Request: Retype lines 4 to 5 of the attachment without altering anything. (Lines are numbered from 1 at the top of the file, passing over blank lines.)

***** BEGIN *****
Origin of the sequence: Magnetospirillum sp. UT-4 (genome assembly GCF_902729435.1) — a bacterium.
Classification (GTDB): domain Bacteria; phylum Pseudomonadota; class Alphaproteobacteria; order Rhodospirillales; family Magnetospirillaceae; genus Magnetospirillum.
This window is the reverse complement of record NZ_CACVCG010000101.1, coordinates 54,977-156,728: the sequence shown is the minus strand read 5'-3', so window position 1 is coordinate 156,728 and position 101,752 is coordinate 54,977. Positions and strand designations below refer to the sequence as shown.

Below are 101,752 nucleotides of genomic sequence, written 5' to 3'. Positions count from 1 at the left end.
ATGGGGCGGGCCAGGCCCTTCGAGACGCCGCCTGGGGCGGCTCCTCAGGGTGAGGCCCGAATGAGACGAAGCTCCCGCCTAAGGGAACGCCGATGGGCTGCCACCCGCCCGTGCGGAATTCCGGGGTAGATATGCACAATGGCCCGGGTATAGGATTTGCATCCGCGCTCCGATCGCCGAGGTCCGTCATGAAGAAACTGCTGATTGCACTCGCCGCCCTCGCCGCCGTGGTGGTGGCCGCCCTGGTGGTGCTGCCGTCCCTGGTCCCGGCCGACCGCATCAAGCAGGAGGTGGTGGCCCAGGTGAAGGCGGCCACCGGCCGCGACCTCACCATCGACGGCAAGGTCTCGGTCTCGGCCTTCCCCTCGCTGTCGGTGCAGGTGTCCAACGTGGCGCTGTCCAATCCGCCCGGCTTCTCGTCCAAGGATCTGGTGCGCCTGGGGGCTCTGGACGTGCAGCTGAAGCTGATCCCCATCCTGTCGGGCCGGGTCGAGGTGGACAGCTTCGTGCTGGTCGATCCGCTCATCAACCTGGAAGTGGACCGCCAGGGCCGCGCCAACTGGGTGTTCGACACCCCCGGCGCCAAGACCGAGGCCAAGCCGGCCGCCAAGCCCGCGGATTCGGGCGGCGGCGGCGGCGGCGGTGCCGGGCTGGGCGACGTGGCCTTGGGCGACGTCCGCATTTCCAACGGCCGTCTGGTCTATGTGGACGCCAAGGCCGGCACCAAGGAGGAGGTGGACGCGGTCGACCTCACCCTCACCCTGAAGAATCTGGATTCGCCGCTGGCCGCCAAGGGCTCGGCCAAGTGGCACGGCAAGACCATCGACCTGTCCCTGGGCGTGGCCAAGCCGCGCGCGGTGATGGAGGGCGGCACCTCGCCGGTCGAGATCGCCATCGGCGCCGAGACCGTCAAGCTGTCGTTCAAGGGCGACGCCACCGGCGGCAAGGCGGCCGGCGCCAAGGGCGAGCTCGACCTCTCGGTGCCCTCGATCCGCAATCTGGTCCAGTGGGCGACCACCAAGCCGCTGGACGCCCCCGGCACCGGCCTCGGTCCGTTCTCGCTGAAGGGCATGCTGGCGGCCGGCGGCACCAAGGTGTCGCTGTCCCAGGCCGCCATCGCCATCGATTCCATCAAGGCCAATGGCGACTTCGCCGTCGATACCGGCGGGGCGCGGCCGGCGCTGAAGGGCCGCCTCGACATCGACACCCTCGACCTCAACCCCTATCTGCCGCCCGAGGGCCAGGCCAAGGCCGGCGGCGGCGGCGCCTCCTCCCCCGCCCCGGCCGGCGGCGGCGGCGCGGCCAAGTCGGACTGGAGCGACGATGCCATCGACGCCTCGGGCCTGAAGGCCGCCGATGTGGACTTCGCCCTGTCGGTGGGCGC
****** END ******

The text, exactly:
Below are 101,752 nucleotides of genomic sequence, written 5' to 3'. Positions count from 1 at the left end.
ATGGGGCGGGCCAGGCCCTTCGAGACGCCGCCTGGGGCGGCTCCTCAGGGTGAGGCCCGAATGAGACGAAGCTCCCGCCTAAGGGAACGCCGATGGGCTGCCACCCGCCCGTGCGGAATTCCGGGGTAGATATGCACAATGGCCCGGGTATAGGATTTGCATCCGCGCTCCGATCGCCGAGGTCCGTCATGAAGAAACTGCTGATTGCACTCGCCGCCCTCGCCGCCGTGGTGGTGGCCGCCCTGGTGGTGCTGCCGTCCCTGGTCCCGGCCGACCGCATCAAGCAGGAGGTGGTGGCCCAGGTGAAGGCGGCCACCGGCCGCGACCTCACCATCGACGGCAAGGTCTCGGTCTCGGCCTTCCCCTCGCTGTCGGTGCAGGTGTCCAACGTGGCGCTGTCCAATCCGCCCGGCTTCTCGTCCAAGGATCTGGTGCGCCTGGGGGCTCTGGACGTGCAGCTGAAGCTGATCCCCATCCTGTCGGGCCGGGTCGAGGTGGACAGCTTCGTGCTGGTCGATCCGCTCATCAACCTGGAAGTGGACCGCCAGGGCCGCGCCAACTGGGTGTTCGACACCCCCGGCGCCAAGACCGAGGCCAAGCCGGCCGCCAAGCCCGCGGATTCGGGCGGCGGCGGCGGCGGCGGTGCCGGGCTGGGCGACGTGGCCTTGGGCGACGTCCGCATTTCCAACGGCCGTCTGGTCTATGTGGACGCCAAGGCCGGCACCAAGGAGGAGGTGGACGCGGTCGACCTCACCCTCACCCTGAAGAATCTGGATTCGCCGCTGGCCGCCAAGGGCTCGGCCAAGTGGCACGGCAAGACCATCGACCTGTCCCTGGGCGTGGCCAAGCCGCGCGCGGTGATGGAGGGCGGCACCTCGCCGGTCGAGATCGCCATCGGCGCCGAGACCGTCAAGCTGTCGTTCAAGGGCGACGCCACCGGCGGCAAGGCGGCCGGCGCCAAGGGCGAGCTCGACCTCTCGGTGCCCTCGATCCGCAATCTGGTCCAGTGGGCGACCACCAAGCCGCTGGACGCCCCCGGCACCGGCCTCGGTCCGTTCTCGCTGAAGGGCATGCTGGCGGCCGGCGGCACCAAGGTGTCGCTGTCCCAGGCCGCCATCGCCATCGATTCCATCAAGGCCAATGGCGACTTCGCCGTCGATACCGGCGGGGCGCGGCCGGCGCTGAAGGGCCGCCTCGACATCGACACCCTCGACCTCAACCCCTATCTGCCGCCCGAGGGCCAGGCCAAGGCCGGCGGCGGCGGCGCCTCCTCCCCCGCCCCGGCCGGCGGCGGCGGCGCGGCCAAGTCGGACTGGAGCGACGATGCCATCGACGCCTCGGGCCTGAAGGCCGCCGATGTGGACTTCGCCCTGTCGGTGGGCGC